Foundations of Neuropsychology

Foundations of Neuropsychology

Barre Vijaya Prasad (All India Institute of Medical Sciences (AIIMS), India & Dharwad Institute of Mental Health and Neurosciences, India), Sumit Kumar (Jawaharlal Nehru University, India) and Shazia W. Ali (Sher-I-Kashmir Institute of Medical Sciences (SKIMS), India)
Copyright: © 2020 |Pages: 28
DOI: 10.4018/978-1-7998-2860-0.ch007

Abstract

Neuropsychology is one of the branches in neuroscience (or sub-branch of psychology) that seeks to understand the brain structure and further relates it with specific human behavior and psychological processes. Neuropsychology's central aim is to understand how the brain produces behavior, mental processes, and cognition and then applies it for diagnosis and treatment of different behavioral and cognitive defects in various neurological disorders. Neuropsychology is a field that draws information and material from neurology, cognitive psychology, and psychiatry and also act as a junction point for investigators belonging to related disciplines. Its central aim is to understand how brain functioning influences behavior and cognition. Further, the chapter discusses the relationship between structure and function of the brain, the rise of neuropsychology as a distinct discipline, logic of cerebral organization, and localization and lateralization of functions. Finally, the authors had also explain the approaches and methodologies of clinical and cognitive neuropsychologists.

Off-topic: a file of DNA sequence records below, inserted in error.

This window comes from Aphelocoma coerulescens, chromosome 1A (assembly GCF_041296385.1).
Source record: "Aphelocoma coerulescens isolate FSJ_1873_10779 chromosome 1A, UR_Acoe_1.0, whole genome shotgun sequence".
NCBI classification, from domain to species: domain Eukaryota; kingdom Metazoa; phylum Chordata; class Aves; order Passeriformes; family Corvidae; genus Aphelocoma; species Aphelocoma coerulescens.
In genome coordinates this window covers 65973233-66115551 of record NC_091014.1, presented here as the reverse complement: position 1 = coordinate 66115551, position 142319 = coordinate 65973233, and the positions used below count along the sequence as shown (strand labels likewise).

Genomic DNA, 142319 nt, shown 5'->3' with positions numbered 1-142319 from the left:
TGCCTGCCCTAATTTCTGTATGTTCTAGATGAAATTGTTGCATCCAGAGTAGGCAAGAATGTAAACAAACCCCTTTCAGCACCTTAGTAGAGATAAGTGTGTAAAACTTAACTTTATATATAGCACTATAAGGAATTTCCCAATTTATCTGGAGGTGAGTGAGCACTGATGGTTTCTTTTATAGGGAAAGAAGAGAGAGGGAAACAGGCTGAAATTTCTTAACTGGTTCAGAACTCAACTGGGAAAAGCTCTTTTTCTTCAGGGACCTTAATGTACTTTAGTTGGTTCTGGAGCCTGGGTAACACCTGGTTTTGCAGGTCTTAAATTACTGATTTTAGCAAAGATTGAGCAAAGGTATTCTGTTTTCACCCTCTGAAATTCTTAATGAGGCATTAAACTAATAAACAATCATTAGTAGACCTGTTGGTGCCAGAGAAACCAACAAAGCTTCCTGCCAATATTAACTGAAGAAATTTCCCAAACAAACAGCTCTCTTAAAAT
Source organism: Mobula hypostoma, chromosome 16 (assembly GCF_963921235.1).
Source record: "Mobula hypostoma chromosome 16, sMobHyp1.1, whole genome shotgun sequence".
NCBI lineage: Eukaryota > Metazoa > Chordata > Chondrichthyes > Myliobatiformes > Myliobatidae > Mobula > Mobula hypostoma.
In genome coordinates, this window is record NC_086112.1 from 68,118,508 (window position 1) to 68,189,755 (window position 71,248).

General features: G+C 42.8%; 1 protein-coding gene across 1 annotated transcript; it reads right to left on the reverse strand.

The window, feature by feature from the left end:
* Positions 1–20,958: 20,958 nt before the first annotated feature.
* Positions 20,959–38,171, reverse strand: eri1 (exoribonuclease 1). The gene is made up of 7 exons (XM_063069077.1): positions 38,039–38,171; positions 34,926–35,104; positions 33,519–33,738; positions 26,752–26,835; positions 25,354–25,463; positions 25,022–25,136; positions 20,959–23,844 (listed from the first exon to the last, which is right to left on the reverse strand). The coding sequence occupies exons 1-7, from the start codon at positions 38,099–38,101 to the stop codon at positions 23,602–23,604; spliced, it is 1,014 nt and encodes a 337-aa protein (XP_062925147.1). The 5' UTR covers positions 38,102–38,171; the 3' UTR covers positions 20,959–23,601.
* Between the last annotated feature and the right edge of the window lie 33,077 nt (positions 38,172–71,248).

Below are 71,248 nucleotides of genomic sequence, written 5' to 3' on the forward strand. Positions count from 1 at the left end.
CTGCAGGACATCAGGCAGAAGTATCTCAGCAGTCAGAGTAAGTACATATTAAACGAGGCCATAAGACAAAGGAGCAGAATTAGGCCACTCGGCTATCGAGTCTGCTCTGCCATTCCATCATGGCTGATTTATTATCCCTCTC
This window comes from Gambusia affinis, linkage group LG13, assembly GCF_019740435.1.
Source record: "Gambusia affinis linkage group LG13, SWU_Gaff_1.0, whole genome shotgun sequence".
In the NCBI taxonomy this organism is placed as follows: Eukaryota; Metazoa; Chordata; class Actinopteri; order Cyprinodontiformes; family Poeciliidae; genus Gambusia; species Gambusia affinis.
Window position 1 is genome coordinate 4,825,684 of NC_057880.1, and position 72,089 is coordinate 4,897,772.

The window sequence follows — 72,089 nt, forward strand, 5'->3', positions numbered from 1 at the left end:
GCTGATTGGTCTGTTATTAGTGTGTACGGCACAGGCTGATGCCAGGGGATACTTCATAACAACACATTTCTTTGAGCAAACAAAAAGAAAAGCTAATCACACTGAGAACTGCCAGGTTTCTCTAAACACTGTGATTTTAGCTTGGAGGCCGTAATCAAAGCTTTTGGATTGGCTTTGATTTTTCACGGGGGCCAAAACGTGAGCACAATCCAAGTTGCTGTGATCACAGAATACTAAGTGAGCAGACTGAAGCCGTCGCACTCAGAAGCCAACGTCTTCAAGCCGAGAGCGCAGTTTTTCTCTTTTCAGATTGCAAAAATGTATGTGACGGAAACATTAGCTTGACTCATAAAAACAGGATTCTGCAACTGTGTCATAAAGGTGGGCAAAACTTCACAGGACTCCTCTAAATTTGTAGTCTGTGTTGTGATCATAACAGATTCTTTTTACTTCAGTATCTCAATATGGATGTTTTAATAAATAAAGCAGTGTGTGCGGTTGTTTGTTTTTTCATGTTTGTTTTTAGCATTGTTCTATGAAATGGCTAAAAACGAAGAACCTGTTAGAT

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Chapter Outline

  • Introduction

  • Relationship between structure and function of the brain

  • The rise of neuropsychology as a distinct discipline

  • Logic of cerebral organization

  • Localization and lateralization of functions

  • Approaches and methodologies of clinical and cognitive neuropsychologists

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Relationship Between Structure And Function Of The Brain

The study of the brain is relatively a newer field as pre-medieval peoples held the impression that the heart is central point for thinking rather than brain. The focus of European renaissance was the revival of classical art, literature, philosophy, music, architecture, and also placed a particular emphasis on humanism. During that period, there was a renewed interest to understand the human body and its association with the mind. Although different philosopher tried to associate the different behavior function with various brain parts but failed miserably due to lack of strong foundation. They studied the ventricles or cavities surrounding the brain, corpus callosum, pineal and pituitary glands, although their exact function was still a mystery in that time. Descartes in 1664, first time documented the pineal gland as a junction point of all body sensory inputs and provide a non-physical sense of awareness. The first real effort to unravel the brain-behavior phenomena was made by an Austrian physician named Gall, and his student Spurzheim (Figure 1a). Gall agreed that the brain is the main control center of the body, consisting of 27 compartments, and further differentiating it into grey and white matter. He also associated the aphasia or impaired language production with frontal damage. Spurzheim had a deep interest in brain anatomy. He divided the brain into the different part with assign function, its connections with the spinal cord, and furthers its involvement in muscles control.